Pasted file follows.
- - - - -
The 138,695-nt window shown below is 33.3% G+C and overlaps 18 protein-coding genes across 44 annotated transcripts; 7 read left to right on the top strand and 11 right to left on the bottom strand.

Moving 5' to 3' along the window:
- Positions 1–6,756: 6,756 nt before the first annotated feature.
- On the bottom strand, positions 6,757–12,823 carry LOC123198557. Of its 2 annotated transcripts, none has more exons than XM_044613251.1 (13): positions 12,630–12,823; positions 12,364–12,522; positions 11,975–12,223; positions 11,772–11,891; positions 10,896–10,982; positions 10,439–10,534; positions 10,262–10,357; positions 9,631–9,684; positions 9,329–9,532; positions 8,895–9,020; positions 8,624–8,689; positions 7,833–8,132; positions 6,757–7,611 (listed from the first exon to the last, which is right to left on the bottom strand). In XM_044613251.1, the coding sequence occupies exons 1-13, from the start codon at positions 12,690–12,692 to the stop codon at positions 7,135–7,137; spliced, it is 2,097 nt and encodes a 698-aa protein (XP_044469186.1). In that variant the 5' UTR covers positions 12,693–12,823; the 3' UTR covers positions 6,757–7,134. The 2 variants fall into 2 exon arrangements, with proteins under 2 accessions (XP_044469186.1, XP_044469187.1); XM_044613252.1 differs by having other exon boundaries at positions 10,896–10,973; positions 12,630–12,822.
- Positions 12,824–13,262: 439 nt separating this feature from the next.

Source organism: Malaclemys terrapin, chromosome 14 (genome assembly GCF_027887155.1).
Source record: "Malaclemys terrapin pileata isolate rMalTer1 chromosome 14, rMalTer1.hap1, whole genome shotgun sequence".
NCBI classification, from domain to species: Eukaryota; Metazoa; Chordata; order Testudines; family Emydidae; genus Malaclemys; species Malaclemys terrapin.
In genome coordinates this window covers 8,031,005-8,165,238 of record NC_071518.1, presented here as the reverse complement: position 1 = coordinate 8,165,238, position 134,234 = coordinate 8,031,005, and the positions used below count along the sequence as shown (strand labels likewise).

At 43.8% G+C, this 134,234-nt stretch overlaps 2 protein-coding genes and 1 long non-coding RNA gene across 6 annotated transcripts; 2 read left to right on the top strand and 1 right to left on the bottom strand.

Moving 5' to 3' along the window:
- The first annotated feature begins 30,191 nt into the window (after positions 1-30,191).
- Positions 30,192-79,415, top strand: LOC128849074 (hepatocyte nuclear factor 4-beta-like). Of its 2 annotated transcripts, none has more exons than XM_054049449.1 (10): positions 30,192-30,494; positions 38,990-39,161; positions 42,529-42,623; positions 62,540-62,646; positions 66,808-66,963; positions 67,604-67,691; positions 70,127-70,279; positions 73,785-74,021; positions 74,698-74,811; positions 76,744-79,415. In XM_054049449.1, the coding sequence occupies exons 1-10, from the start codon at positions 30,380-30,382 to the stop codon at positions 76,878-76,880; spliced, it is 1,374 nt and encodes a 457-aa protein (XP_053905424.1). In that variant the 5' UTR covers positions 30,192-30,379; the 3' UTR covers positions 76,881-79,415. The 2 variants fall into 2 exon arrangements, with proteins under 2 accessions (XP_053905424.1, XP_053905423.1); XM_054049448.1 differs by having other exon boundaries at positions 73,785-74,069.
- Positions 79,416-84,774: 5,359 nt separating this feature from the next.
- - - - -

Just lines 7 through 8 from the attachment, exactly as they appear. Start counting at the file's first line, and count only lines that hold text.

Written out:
Source record: "Malaclemys terrapin pileata isolate rMalTer1 chromosome 14, rMalTer1.hap1, whole genome shotgun sequence".
NCBI classification, from domain to species: Eukaryota; Metazoa; Chordata; order Testudines; family Emydidae; genus Malaclemys; species Malaclemys terrapin.